Aaaargh! We\’re All Gonna Drown!

The research, published in the journal Environmental Research Letters, used the latest satellite technology to measure sea level rise

It found that sea levels have been rising by 3.2mm per year for the last 30 years, rather than the 2mm previously calculated.

If the trend continues then sea levels could be rising by 9mm per year within a century. The total rise by 2100 could be 1.2m.

Right, so sea level rises have been much less than the alarmists have been telling us.

And, err, why should a one off correction be then straight line projected as an acceleration of level rise rather than what it is, a one off correction of previous estimates?

3.2 mm a year means 32 cm by 2100. About a foot.

44 comments on “Aaaargh! We\’re All Gonna Drown!

  1. Pendantry alert :)

    Only if you are still living in the year 2000, of course. Still makes it 11 inches. So if the little kiddies are currently on the shore-line, it might just flood their cute little wellies by about June 2076.

    Assuming a totally snatched from the top of my head ‘cute wellies height’ of 8 inches (and massively simplifying for lack of tides, cute toddlers not growing into grumpy middle-aged persons etc, etc.)

  2. Its bollocks, as you’d expect from the Torygraph-on-climate, though not in the way you think. That the *current* rate is ~3 mm/yr has been known for a while, see for example http://en.wikipedia.org/wiki/Sea_level_rise.

    As for “so sea level rises have been much less than the alarmists have been telling us”, that seems to be some lies you’ve made up (you certainly don’t bother support it). The denialists will certainly try to pretend that SLR either doesn’t exist or is smaller than observed (http://scienceandpublicpolicy.org/images/stories/papers/originals/co2_jan_2011.pdf).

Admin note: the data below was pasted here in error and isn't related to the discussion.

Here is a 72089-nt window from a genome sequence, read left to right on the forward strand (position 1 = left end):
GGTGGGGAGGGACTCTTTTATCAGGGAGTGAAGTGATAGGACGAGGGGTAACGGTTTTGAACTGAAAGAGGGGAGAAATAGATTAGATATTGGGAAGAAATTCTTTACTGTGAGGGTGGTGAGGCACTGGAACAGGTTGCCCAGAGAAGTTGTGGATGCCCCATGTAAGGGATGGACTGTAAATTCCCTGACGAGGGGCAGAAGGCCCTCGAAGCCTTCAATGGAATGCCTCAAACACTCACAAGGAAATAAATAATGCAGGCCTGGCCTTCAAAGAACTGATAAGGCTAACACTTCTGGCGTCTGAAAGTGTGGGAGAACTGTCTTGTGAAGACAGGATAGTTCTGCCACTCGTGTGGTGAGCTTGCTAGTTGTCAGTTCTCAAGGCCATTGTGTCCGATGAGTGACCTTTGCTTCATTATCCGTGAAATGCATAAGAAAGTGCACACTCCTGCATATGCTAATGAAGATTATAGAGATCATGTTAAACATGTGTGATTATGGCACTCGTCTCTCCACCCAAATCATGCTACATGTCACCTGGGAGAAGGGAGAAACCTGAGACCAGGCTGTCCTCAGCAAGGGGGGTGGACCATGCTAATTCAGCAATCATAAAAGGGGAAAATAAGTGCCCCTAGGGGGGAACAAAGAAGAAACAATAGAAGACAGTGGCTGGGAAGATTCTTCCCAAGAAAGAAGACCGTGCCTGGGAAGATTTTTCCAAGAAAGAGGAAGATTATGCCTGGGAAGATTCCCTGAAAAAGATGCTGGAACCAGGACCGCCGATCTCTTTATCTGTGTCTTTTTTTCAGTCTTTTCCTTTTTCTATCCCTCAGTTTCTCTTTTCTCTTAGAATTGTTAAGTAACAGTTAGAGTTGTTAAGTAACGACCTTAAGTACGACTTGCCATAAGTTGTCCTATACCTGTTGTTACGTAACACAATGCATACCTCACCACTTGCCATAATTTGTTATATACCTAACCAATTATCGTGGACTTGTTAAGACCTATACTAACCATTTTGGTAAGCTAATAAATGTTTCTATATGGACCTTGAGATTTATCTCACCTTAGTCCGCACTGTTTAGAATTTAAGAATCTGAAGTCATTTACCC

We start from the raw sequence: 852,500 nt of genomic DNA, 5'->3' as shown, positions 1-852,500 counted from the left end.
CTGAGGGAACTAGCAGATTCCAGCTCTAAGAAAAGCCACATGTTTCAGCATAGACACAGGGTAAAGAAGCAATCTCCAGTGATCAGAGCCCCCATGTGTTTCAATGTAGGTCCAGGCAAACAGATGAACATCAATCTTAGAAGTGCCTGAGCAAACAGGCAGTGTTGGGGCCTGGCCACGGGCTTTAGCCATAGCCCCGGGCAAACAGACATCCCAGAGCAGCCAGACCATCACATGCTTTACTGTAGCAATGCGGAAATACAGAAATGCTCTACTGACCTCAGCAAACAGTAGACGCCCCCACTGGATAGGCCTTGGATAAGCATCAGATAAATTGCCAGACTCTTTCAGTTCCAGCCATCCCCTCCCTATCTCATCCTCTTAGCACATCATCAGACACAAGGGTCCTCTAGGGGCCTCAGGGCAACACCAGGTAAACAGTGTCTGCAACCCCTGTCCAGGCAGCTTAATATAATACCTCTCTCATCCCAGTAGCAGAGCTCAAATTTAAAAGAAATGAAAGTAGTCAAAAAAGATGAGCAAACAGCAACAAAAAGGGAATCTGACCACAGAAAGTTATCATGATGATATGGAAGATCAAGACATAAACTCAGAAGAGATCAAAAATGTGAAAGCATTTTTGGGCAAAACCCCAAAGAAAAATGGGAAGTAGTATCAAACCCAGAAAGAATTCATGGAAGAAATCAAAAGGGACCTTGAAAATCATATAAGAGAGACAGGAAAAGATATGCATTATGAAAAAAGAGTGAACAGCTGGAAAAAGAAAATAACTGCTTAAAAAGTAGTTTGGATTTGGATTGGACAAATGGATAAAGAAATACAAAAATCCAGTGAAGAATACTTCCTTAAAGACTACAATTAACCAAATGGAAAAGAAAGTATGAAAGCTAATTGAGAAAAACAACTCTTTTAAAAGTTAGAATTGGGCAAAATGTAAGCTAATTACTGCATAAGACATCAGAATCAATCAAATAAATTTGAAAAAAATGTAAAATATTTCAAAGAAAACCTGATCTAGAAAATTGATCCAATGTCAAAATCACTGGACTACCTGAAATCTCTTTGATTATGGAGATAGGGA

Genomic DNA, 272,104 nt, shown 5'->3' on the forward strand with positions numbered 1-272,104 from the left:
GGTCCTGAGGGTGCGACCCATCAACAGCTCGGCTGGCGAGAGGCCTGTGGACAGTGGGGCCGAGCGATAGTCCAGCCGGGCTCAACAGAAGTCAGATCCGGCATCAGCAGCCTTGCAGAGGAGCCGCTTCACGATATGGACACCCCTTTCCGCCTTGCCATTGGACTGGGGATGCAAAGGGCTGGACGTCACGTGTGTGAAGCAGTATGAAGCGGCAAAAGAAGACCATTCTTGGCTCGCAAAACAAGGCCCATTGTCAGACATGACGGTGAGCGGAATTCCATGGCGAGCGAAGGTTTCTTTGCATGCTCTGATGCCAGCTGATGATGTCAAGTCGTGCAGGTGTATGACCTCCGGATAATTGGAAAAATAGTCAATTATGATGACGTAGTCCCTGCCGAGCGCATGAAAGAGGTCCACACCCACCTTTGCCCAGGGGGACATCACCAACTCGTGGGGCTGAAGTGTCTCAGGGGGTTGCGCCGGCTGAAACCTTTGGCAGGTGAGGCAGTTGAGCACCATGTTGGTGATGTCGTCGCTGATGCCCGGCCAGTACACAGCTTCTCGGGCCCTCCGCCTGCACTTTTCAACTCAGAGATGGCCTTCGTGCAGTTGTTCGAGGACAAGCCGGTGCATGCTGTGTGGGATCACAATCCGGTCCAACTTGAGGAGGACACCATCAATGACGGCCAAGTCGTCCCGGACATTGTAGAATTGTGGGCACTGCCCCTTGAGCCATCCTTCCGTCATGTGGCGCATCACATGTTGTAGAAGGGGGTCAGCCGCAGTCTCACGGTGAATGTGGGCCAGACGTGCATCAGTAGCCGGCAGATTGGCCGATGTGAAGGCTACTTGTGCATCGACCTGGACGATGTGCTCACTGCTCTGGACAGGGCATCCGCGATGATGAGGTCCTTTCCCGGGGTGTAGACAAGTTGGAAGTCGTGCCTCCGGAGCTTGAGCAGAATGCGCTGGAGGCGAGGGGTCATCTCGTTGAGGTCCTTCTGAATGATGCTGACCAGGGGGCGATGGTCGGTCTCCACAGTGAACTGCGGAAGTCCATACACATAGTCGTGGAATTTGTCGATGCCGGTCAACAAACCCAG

In fact, there is interesting work on the resolution of conflicts between the satellite and tide gauge estimates, which I could point you at if you’re interested in the science. Which you aren’t, obviously.

    Tim adds: Hmm.

    New Scientist:

    http://www.newscientist.com/article/dn16732-sea-level-rise-could-bust-ipcc-estimate.html

    Church says this is above any of the rates forecast by the IPCC models. By 2100, sea levels could be 1 metre or more above current levels, he says. And it looks increasingly unlikely that the rise will be much less than 50 centimetres.

    Nature:

    http://www.nature.com/climate/2010/1004/full/climate.2010.29.html

    A number of recent studies taking the semi-empirical approach have predicted much higher sea level rise for the twenty-first century than the IPCC, exceeding one metre if greenhouse gas emissions continue to escalate

    CS Monitor:

    http://www.csmonitor.com/Environment/2012/0622/West-Coast-sea-levels-New-report-estimates-greater-rise-by-2100

    The estimates from the National Research Council, taking advantage of more recent research, range from 19 to 55 inches. The study is expected to become a common frame of reference that coastal communities can use in planning.

    Sure seem to be some people out there insisting that it’s going to be more than 30 centimetres by 2100.

  3. > The sea level won’t rise that much, because the ice will run out.

    Idiot. There is 50+ meters of SLR in Antarctic ice, and 5+ in Greenland. If you think melting all that wouldn’t be a disaster, you’re a cretin.

  4. What must it be like to be you, William? Worrying yourself silly in your little Cambridgeshire village, where everyone laughs at you behind your back?